We asked Jenny McLachlan, author of new novel Flirty Dancing and (now former) teacher of teens, what her students were planning on reading this summer.
Recently, I spent an indulgent hour with my year nine students discussing books and asking what they would recommend for teens to read over the summer. If you think that all teenagers do these days is take selfies, strut around in cutoffs and Snapchat, read on and be reassured that whilst doing all these things, they are also reading some great books.
Some of their recommendations I’ve read and enjoyed and the rest are now on my own summer reading list. Although they at first appear diverse – from Adrian Mole to The Bunker Diary – they share common traits. All are written in the first person and with a voice that my students describe as ‘real’; these are books written for teenagers to enjoy, not for adults to admire – although of course many adults do admire them.
Recently, I was asked at a school event which children’s writer I want to be like. Without hesitation, I replied Jaqueline Wilson because she is a writer who belongs to her young readers. When I wrote Flirty Dancing, I wrote it for teenagers. I wanted them to laugh, to recognise difficult situations and be reassured by my characters’ experiences. But perhaps most of all, I wanted my readers to lose themselves in a world I created just for them. In Hodgson Burnett’s The Secret Garden, Mary finds herself “standing inside the secret garden” and is filled with “excitement, and wonder, and delight”. All the writers my students have recommended have created secret a world that captivates their young readers.
Charlotte enjoyed How I Live Now by Meg Rosoff. When15 year old Daisy is sent from the US to live with family in the UK, she at first enjoys a magical summer filled with romance and possibility, but when war is declared she has to fight to survive. Charlotte describes this book as “unique” with a “magical summery feel” and was intrigued by the similarities between the ending and the closing chapters of Jane Eyre.
Hollie, Chloe, Katie and Millie all recommend Wonder by R.J. Palacio and were inspired by home-schooled Auggie’s first experiences of mainstream school. Auggie has startling facial anomalies and my students found their perceptions of Auggie subtly altered when his story was told by different narrators.
Victoria loved My Sister Lives on the Mantelpiece by Annabelle Pitcher, a powerful story narrated by Jamie whose family life is fractured after the death of his sister in a terrorist attack. Jamie is an amazing literary creation: honest, real and funny. Victoria and I were both struck by how much life and love fills this story. Unforgettable.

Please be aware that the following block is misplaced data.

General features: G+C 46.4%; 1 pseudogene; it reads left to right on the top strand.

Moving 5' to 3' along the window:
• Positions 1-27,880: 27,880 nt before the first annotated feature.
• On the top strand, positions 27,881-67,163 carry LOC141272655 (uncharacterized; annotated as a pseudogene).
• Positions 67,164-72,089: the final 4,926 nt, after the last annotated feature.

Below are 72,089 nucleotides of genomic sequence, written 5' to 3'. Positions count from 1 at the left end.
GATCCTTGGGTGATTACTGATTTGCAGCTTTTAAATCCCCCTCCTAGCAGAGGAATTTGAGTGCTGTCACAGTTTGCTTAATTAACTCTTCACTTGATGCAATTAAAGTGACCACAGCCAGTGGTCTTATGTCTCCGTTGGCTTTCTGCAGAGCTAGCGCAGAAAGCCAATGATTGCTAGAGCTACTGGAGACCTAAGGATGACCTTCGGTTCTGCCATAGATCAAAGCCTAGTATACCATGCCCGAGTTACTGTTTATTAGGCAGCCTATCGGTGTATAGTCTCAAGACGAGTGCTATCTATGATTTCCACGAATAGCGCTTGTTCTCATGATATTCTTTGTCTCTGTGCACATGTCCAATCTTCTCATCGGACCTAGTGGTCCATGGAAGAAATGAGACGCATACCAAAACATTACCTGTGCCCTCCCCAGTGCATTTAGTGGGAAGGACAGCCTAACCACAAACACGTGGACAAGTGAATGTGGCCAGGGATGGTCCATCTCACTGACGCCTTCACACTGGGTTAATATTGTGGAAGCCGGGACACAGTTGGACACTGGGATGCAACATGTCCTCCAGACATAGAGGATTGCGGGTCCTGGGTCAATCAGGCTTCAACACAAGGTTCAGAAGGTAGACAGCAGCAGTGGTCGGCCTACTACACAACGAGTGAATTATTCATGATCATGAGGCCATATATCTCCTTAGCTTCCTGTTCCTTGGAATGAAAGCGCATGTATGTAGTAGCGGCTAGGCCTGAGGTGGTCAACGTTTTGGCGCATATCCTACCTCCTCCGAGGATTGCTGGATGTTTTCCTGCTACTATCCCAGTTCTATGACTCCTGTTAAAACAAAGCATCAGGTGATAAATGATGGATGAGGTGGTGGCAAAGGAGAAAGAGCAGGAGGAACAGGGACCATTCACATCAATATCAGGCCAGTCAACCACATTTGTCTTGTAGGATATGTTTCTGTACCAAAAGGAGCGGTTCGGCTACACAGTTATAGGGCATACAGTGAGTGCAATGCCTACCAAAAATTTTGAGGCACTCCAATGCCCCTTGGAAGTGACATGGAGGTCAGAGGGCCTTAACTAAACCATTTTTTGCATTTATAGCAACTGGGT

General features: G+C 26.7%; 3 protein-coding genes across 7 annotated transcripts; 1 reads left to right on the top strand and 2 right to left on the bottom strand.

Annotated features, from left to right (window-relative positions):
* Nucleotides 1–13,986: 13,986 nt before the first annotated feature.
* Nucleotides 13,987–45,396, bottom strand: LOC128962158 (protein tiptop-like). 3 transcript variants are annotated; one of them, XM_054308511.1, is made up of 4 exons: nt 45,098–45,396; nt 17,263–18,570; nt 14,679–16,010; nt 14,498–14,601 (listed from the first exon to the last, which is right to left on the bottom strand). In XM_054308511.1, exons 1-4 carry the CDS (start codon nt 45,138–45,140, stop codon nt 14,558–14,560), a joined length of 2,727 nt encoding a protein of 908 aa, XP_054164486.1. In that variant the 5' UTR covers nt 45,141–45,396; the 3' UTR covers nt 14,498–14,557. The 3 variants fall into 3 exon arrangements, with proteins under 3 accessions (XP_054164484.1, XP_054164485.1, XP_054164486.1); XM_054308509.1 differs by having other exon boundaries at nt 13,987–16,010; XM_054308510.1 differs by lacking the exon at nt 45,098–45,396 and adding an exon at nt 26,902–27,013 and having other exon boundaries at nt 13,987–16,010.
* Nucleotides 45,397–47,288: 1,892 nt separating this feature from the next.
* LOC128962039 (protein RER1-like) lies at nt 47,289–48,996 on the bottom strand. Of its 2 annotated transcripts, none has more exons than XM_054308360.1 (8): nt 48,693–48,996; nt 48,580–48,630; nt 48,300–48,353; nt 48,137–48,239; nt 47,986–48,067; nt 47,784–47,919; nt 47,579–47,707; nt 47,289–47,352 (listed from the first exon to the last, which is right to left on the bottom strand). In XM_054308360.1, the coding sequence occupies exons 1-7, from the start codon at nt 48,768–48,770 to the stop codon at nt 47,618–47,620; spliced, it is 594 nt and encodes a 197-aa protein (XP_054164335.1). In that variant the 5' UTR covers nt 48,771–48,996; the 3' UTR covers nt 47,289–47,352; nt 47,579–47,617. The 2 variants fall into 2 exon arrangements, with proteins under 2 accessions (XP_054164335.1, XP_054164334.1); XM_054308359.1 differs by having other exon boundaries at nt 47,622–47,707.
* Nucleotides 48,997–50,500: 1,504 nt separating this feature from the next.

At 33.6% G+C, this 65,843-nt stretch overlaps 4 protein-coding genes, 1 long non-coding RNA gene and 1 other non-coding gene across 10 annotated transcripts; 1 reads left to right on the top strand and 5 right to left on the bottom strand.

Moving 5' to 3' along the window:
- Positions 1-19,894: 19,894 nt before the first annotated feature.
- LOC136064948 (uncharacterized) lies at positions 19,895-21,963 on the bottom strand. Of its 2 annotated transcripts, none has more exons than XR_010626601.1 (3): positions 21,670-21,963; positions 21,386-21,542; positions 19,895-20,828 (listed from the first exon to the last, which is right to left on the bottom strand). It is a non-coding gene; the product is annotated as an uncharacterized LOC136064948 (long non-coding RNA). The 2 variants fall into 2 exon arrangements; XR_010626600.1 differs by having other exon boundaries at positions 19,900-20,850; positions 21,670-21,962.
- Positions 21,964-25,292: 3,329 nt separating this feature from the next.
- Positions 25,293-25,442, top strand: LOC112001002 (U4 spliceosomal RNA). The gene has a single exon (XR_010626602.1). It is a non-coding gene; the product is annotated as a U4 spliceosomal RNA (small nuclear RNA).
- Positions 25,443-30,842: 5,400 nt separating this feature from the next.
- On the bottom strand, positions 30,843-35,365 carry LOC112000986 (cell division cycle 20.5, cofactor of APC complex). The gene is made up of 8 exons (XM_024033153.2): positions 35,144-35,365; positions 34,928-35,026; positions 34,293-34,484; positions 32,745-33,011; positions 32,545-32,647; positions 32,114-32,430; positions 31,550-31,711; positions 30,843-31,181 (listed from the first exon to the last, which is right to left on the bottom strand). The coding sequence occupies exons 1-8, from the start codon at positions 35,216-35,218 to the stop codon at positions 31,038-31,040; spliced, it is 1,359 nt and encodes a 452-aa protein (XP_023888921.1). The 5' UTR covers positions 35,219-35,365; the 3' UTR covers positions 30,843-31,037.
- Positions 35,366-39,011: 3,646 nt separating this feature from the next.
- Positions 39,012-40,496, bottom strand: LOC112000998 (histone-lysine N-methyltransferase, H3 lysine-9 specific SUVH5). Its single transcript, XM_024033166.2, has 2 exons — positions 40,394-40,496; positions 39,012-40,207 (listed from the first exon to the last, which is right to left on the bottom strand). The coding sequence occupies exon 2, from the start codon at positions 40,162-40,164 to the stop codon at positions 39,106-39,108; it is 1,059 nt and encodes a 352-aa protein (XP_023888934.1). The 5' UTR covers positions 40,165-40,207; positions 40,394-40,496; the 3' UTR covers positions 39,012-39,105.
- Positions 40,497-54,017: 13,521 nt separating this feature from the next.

Lorea and Fran recommend Let It Snow and Looking for Alaska by John Green. (Let It Snow also features stories by Maureen Johnson and Lauren Myracle.) I also have many The Fault in Our Stars fans in my classes. They love his storiesbecause they are filled with interesting characters who are relatable. Lorea and Fran are particularly drawn to these books by Green because he doesn’t “hide anything from teenagers”.
Reassuringly, Nick and Olivia are both Adrian Mole fans and found Sue Townsend’s tale of teenage angst brilliantly funny. Although a little confused by how cheap everything is – Nick was particularly concerned about Adrian’s 8p wages for his paper round – they loved the classic scenes and we reminisced about Adrian’s inability to completely remove Noddy from his bedroom wall. They particularly enjoyed Townsend’s honesty and recognised that she totally “got” teenagers.
Ben recommends the Vampirates series by Justin Somper. Vampires + pirates: what’s not to love? Connor and Grace are twins who are separated one night in a terrible storm. Connor is pulled aboard a pirate ship, whist Grace is rescued by Vampirates. Ben loved the escapism offered by this series – he experienced something out of the ordinary – and found the twins alternating narratives intriguing. Ben is a big reader – he’s read Great Expectations – so I trust anything he recommends.
Frazer and Sarah both recommend the award winning The Bunker Diary by Kevin Brooks where teenage narrator Linus wakes up to discover he is being kept prisoner in a series of underground rooms. Both were aware of the controversial nature of the book and that it’s been described as ‘disturbing’, but they were keen to defend its subject matter and were fascinated by Brooks’ exploration of mature themes. Although I haven’t read The Bunker Diary (yet!) I loved Black Rabbit Summer and have been using Brooks’ description of the funfair for years in my lessons. Like Frazer and Sarah, I’m a fan.
I have run out of words so my apologies to my students whose books I haven’t been able to mention. I think I can quickly squeeze in Aoife’s recommendation of Chains by Laurie Halse Anderson, a haunting first person account of slavery, and finally, Sam’s vote for Gerald and Lee Durrell’s Amateur Naturalist which he says “goes beyond being just a book”.
Today was my last day of teaching and I will now be writing full time. Sam’s recommendation perfectly explains why I like teaching teenagers and writing for them: they are open minded, curious, intelligent, surprising and inspiring. What a privilege the past fourteen years have been.
Jenny McLachlan, for Waterstones.com/blog